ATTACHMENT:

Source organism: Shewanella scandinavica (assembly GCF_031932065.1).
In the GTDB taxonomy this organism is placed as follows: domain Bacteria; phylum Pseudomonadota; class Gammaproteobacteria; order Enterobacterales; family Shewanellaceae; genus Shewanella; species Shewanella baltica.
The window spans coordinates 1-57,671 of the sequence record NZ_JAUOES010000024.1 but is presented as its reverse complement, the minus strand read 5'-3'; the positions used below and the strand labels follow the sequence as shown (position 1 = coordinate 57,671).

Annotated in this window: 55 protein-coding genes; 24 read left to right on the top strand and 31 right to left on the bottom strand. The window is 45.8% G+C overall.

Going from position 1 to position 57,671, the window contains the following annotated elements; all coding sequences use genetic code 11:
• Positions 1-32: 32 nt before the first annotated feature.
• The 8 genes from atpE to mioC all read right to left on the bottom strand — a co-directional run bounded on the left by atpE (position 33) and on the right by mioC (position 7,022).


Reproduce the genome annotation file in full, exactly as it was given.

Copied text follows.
Source organism: Shewanella scandinavica (assembly GCF_031932065.1).
In the GTDB taxonomy this organism is placed as follows: domain Bacteria; phylum Pseudomonadota; class Gammaproteobacteria; order Enterobacterales; family Shewanellaceae; genus Shewanella; species Shewanella baltica.
The window spans coordinates 1-57,671 of the sequence record NZ_JAUOES010000024.1 but is presented as its reverse complement, the minus strand read 5'-3'; the positions used below and the strand labels follow the sequence as shown (position 1 = coordinate 57,671).

Annotated in this window: 55 protein-coding genes; 24 read left to right on the top strand and 31 right to left on the bottom strand. The window is 45.8% G+C overall.

Going from position 1 to position 57,671, the window contains the following annotated elements; all coding sequences use genetic code 11:
• Positions 1-32: 32 nt before the first annotated feature.
• The 8 genes from atpE to mioC all read right to left on the bottom strand — a co-directional run bounded on the left by atpE (position 33) and on the right by mioC (position 7,022).